Cleaning your snowblower carburetor is essential to ensuring that the machine works correctly. You might not now how to do it, though. That is why you need an easy, step by step guide for how to clean a snowblower carburetor.
To clean your snowblower carburetor, you will need carburetor cleaning solution, compressed air or copper wire, a screwdriver, and if possible, the machine’s manual. This process takes around one hour, although with experience you can easily cut this time in half.
Why Cleaning Your Snowblower Carburetor Is Essential
Major snowblower manufacturers recommend cleaning your carburetor every six months to extend the life of the machine. During the summer months when the snowblower is not being used, gas breaks down inside the carburetor forming a ‘gunk’ which clogs the passageway to the combustion chamber.
This gunk prevents the machine from starting or limits the machine’s capabilities significantly.
I choose to clean my carburetor just before the start of the snow season and once again six months later.
Warning Signs You Need to Clean the Carburetor
There are a number of things you may notice when using your snowblower that signal that the carburetor needs cleaning. These include:
- Snowblower’s engine turns over but either does not start or struggles to start.
- The engine of your snowblower seems sluggish or jerky.
- Your snowblower seems to be consuming more fuel than normal.
- Snowblower exhaust is pumping out black smoke.
If you continue to use your snowblower for a long time while it is showing these signs, then you will probably cause extensive damage to your machine.
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How To Clean the Carburetor On A Snowblower
It could take you over an hour to clean a snowblower carburetor for the first time. However, with practice over time I have found the process becomes quicker and easier.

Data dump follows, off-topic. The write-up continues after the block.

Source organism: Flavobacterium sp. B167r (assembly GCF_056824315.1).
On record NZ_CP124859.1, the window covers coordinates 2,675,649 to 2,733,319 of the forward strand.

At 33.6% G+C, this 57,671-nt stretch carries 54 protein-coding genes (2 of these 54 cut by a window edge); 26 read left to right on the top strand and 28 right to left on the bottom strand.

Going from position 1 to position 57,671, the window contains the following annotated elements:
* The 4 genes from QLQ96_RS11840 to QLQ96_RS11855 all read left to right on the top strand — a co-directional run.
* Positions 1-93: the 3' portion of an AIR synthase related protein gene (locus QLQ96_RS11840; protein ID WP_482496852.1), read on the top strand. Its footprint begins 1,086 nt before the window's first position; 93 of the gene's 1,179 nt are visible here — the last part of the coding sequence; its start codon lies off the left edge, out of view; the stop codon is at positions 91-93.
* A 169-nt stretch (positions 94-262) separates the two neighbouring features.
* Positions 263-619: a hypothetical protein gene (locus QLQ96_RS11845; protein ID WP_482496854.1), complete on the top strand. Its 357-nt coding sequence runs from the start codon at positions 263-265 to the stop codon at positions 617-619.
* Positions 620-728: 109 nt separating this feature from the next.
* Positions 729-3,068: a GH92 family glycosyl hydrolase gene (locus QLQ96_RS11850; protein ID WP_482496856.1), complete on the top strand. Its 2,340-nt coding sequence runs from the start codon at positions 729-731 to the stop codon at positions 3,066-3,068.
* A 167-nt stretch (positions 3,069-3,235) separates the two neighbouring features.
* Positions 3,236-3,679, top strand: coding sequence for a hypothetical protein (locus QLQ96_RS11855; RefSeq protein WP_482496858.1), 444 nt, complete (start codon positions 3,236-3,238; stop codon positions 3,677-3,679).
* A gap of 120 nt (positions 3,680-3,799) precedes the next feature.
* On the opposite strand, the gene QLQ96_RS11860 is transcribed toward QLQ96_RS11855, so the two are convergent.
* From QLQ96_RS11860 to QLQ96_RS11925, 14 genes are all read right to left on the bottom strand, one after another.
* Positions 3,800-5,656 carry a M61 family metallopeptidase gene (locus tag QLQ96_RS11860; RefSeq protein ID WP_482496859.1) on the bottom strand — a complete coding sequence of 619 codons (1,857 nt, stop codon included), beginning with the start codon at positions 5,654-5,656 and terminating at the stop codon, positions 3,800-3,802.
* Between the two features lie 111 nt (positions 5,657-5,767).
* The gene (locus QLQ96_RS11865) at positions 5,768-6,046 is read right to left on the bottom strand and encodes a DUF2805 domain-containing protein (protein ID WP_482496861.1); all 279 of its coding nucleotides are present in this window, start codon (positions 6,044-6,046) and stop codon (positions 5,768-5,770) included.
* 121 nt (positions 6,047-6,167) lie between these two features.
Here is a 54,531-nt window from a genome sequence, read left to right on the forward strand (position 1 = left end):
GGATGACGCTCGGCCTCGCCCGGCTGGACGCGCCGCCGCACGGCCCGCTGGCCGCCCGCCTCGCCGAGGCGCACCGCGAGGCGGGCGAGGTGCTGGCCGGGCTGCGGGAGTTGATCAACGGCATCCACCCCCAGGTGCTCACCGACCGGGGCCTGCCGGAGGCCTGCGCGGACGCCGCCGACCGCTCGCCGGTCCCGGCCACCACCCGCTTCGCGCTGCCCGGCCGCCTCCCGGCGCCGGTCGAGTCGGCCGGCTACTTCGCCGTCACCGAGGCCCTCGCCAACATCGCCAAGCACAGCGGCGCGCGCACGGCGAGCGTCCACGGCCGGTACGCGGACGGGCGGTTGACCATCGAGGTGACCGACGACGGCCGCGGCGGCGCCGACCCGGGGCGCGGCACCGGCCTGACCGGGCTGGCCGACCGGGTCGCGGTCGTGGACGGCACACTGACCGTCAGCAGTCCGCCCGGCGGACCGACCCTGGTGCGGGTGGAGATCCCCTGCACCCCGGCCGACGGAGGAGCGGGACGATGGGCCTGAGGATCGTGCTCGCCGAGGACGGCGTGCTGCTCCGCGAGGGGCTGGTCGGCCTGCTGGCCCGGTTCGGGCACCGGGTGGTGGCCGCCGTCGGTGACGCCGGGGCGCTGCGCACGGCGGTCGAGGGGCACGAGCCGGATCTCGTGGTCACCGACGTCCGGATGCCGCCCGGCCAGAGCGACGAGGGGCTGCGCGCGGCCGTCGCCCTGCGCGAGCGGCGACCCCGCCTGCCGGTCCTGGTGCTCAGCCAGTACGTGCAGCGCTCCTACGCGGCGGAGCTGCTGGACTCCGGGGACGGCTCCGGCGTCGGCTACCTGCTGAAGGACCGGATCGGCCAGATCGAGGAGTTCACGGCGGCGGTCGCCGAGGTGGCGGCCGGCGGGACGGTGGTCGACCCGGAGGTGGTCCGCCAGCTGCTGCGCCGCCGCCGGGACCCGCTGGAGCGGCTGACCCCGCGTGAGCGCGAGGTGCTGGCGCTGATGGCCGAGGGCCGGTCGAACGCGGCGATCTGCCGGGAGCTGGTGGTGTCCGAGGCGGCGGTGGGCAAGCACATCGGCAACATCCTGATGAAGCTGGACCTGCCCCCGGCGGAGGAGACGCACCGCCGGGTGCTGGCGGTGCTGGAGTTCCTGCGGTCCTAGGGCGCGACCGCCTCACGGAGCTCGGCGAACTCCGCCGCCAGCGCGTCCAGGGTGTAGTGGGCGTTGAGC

See our instructions for how to properly dispose of snowblower oil, as well, for proper maintenance of your machine.
1. Check the Manual
Not all snow blowers are the same. Some carburetors will be in different places depending on the make and model. I suggest reading the manual (if you have it) and following their step-by-step instructions as they will be specifically designed based on your snowblower.
2. Clear Your Workspace
There are several small parts you will be removing from your snowblower and the carburetor during the cleaning process. Missing even one tiny screw can cause a lot of hassle.
I recommend (based on multiple experiences of losing parts and spending longer looking for them than I care to admit) clearing a space for you to put these items.
3. Remove the Carburetor
You will need to remove the carburetor from the snowblower to clean it. If this is your first time cleaning a carburetor, then consider taking a handful of photos for reference if you need them when refitting.
To start, locate the carburetor on your machine before removing it using a screwdriver.
4. Apply Cleaning Solution
Once removed, put the carburetor into a bowl and cover it with carburetor cleaning fluid (I use Chem-Dip) for around three hours. After this time, you will want to remove the carburetor from the fluid and rinse it with water.
Once the snowblower carburetor has dried you can use either copper wire or a compressed air canister to get any remaining dirt out from the smaller holes. Be sure that the carburetor is as clean as possible before you begin the reattachment process.
The better the job that you do at this stage, the better the end result will be.
5. Reattach the Carburetor
Once you have cleaned every nook and cranny on the carburetor, it is time to put everything back together.
Every single piece needs to be exactly the way it was before you began if the snowblower is to work correctly. Taking your time with this process and referencing back to the photos you took should minimize the likelihood of this happening.
6. Leave Notes
In the past, I have found it helpful to leave a sticky note either in the manual on the carburetor cleaning page or elsewhere in my garage about the experience. Anything I noticed that was different from the manual, or simple hints and tips that I discovered, I am sure to jot down to remember six months from now.
It is one of those things that most people skip, but it takes two seconds and can save you hours of remembering or reenacting past experiences or mistakes a few months later.
I also write the date that I completed the cleaning so I can reference back to it if required. This is especially helpful if you are planning on selling or donating your snowblower as people often enquire about when the carburetor was last cleaned or replaced.
If cleaning the carburetor seems like a difficult task, then you can either pay someone to do it or replace the old carburetor with a new one – they cost less than $50 in most cases.